It would seem obvious that this is the case with the French today. It is also to deny subjectivity or knowingness to the people conducting the revolt, whose wishes those opposed to military support for the revolution have largely ignored — and projected onto them a simplistic anti-colonialism, which it is clear is far from uppermost in their minds.

It’s one reason why US acquiescence in the “assistance” — really a police intervention — by Saudi Arabia in Bahrain, has had such importance attached to it. If you believe imperialism to be a monolithic force — really an idea, rather than an ensemble of material practices — then the fact that it might be capable of having its actions split, set against each other and rendered contradictory, does not occur.

It’s the Libyan rebels who’ve shown a capacity to be reflexive, risk-taking, and radically oriented to the future and its possibilities — including the possibility that it may go terribly wrong.

Meanwhile, in Syria, protesters have torched the ruling party HQ … and Al Jazeera is keeping a keen eye on Algeria …

Guy Rundle — Correspondent-at-large

Guy Rundle

Correspondent-at-large

Guy Rundle is Crikey's correspondent-at-large. He was co-editor of Arena Magazine for 15 years, and has written four hit stage shows for Max Gillies, two musicals, numerous books and produced TV shows including Comedy Inc and Backberner.

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18 comments

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18 thoughts on “Libya … US move really a police intervention

  1. Dr_Tad

    Guy seems to be creating straw men about the Left at an alarming rate now. Take these about those of us trying to point out the reasons for the striking repetition in destructive behaviour by great powers by analysing geopolitical power relationships in terms of what we call “imperialism”:

    As international military action intensified, notions of an “imperialist” takeover being spruiked became positively mystical, and increasingly conspiratorial.

    The analysis stems from an archaic theory of imperialism, formed in the era of the Belgian Congo, and solidified, if not petrified during the decades of the Cold War.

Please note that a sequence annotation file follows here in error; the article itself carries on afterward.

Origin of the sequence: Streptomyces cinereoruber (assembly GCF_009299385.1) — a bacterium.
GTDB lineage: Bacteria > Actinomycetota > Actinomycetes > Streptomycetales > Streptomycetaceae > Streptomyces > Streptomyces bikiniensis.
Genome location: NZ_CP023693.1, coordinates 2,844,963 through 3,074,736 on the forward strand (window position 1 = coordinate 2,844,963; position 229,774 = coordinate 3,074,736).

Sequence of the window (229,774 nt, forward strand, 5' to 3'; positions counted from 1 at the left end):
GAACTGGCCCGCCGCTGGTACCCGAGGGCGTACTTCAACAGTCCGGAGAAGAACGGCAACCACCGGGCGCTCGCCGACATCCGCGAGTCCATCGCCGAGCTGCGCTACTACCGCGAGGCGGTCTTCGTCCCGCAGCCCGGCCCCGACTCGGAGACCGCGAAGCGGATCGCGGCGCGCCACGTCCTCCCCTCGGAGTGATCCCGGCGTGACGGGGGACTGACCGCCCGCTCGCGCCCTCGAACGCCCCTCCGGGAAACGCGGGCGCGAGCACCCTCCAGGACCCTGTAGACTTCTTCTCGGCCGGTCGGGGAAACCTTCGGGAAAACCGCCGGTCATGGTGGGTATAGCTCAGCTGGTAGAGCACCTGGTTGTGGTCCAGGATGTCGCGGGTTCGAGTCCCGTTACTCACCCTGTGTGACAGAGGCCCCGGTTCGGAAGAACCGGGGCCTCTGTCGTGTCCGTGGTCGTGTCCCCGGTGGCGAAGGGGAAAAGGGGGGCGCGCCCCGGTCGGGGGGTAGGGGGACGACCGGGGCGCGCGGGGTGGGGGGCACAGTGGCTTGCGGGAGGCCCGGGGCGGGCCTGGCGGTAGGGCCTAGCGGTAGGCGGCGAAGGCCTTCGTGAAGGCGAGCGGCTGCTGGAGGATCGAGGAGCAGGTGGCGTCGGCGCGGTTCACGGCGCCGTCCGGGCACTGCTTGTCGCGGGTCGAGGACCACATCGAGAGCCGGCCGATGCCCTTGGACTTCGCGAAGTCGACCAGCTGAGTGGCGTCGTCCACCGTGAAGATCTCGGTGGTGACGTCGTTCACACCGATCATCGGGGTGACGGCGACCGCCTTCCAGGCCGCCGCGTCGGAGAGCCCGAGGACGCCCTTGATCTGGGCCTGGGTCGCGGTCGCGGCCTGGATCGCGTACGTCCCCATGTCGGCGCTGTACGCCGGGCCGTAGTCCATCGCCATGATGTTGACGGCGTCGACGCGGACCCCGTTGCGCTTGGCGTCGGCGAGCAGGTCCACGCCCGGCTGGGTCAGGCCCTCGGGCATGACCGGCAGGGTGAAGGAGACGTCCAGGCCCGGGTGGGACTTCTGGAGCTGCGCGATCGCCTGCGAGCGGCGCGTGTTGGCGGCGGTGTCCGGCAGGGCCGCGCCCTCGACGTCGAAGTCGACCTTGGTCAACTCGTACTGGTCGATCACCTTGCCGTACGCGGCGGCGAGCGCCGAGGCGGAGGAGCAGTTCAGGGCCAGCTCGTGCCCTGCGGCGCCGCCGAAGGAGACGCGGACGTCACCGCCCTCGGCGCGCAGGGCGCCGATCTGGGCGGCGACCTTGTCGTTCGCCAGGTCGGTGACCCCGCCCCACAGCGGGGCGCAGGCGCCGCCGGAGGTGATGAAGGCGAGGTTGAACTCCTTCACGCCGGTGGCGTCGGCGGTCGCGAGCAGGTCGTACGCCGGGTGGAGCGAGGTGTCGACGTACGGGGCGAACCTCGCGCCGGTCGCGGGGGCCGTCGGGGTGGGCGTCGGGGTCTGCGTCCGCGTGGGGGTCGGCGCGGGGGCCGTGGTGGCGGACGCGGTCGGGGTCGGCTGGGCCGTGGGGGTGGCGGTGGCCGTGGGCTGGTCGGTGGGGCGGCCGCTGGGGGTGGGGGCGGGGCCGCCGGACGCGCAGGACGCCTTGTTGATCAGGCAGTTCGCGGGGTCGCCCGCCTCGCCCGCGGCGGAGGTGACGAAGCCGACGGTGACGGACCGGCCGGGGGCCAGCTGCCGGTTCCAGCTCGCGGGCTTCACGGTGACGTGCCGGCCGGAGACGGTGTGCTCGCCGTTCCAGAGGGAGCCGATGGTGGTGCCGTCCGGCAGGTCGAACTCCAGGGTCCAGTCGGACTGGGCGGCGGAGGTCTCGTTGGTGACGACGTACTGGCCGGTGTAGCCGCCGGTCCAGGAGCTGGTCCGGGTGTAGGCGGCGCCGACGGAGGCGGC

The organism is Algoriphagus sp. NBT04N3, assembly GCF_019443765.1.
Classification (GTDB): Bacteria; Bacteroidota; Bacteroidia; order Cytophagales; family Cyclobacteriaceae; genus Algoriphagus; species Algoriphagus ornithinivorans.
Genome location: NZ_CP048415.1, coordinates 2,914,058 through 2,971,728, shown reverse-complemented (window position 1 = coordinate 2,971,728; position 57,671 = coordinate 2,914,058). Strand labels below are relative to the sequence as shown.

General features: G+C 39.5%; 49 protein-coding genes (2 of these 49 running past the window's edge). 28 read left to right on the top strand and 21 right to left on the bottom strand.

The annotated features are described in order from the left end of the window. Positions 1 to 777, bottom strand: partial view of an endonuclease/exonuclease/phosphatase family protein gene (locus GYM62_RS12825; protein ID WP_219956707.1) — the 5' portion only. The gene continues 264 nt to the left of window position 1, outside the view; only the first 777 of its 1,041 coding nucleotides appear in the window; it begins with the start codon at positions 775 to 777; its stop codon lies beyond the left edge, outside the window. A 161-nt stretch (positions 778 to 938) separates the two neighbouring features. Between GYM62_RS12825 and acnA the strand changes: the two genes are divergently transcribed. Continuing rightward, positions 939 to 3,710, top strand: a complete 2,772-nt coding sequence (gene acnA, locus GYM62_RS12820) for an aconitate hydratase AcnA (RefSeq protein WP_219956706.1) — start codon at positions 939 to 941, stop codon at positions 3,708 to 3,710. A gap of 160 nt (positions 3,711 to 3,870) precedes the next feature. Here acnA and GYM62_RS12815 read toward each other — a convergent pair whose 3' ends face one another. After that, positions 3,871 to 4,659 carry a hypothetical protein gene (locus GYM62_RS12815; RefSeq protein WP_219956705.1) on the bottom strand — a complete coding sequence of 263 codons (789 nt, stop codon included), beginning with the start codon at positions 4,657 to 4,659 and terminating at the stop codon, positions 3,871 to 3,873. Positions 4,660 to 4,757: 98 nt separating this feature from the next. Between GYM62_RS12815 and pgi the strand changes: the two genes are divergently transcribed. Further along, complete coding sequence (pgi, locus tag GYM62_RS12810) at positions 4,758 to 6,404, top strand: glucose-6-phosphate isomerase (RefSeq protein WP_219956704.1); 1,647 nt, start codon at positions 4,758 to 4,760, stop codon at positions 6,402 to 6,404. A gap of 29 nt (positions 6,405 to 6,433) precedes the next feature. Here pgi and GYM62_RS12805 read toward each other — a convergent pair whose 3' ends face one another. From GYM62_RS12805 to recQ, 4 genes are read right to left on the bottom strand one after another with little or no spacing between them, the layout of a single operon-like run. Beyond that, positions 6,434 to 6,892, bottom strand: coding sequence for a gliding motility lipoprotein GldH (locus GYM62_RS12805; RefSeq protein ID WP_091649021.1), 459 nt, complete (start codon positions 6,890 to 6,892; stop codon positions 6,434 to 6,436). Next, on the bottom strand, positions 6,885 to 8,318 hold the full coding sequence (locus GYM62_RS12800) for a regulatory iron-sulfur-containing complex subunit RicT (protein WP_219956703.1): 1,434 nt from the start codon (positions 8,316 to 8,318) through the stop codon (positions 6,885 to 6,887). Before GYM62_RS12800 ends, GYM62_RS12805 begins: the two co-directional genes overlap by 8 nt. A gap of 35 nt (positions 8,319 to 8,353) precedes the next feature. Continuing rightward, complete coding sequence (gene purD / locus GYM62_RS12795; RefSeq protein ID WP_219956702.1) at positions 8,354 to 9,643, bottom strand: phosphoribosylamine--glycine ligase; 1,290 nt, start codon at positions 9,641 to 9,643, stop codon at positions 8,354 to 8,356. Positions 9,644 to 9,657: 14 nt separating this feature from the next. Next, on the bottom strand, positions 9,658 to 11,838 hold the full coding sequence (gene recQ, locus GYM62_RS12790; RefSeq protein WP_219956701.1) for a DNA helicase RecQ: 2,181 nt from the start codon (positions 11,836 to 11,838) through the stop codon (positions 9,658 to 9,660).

Not only does it fail to consider the contradictions of different types of power — the rather desperate need for the US not to have further drains on its resources, for example — it also fails to consider any process by which ideological fantasies, obsessions, self-delusions might motivate action.

    The result is to cede an awesome degree of power and knowingness to great powers that showed, in the Iraq war, that they were utterly incapable of imposing a desired monolithic order.

    I could try to respond to these straw men but I actually feel that most of Guy’s interlocutors on the Left (myself included) have addressed most of them directly already. It seems that every attempt to engage in serious debate about the nature of modern great power strategy and its likely outcomes is lost on him, to be dismissed rather than considered.

    As Western missiles rain down on another Arab and Muslim country it becomes ever clearer that Guy is much more interested in talking at the Left than with us.

  2. Bob the builder

    If people would like to see some of the anti-imperialist left’s viewpoints, this is an example – http://www.pslweb.org/liberationnews/news/bombing-libya-to-save-libya-emergency-demos.html

    I agree with Rundle that they are ossified and weak on analysis. I am still ambivalent about the whole thing, and deeply suspicious of the involvement of the western military. If it can be used to support a genuine revolution – if such a think is afoot – great! But the perils are many.

    A very difficult situation to understand and another thought-provoking viewpoint from Rundle is very welcome, even though he’s starting to sound strangely like Christopher Hitchens (not that I’m suggesting he has had a similar loss of sanity, it just highlights the complexity of these events).

  3. Guy Rundle

    well, a few points –

    – all due respect to the subs, i suggested that saudi arabia’s move into bahrain was a police intervention, not the libyan thing. quite quite different

    – Swany, yes, bombs kill. So do tanks and militias. The rebesl were determined to fight on, so people were going to die one way or another. You sound like a pacifist. a fair enough position, but not mine.

    – Steve, you dont identify a revolution simply by the leaders that history has selected. i very much doubt that most participants in the english revolution knew cromwell’s name until well after that long process was underway – and many were passionately opposed to him. there’s clearly a leadership in place. revolutions are often led by elites, from the aristocrat Lenin to the Xhosa prince Mandela. this onee has more of a mass character than most. It was restarted, in the sense that it was given an opportunity to start fighting back, and move forward again. military support restarted it, the west didnt.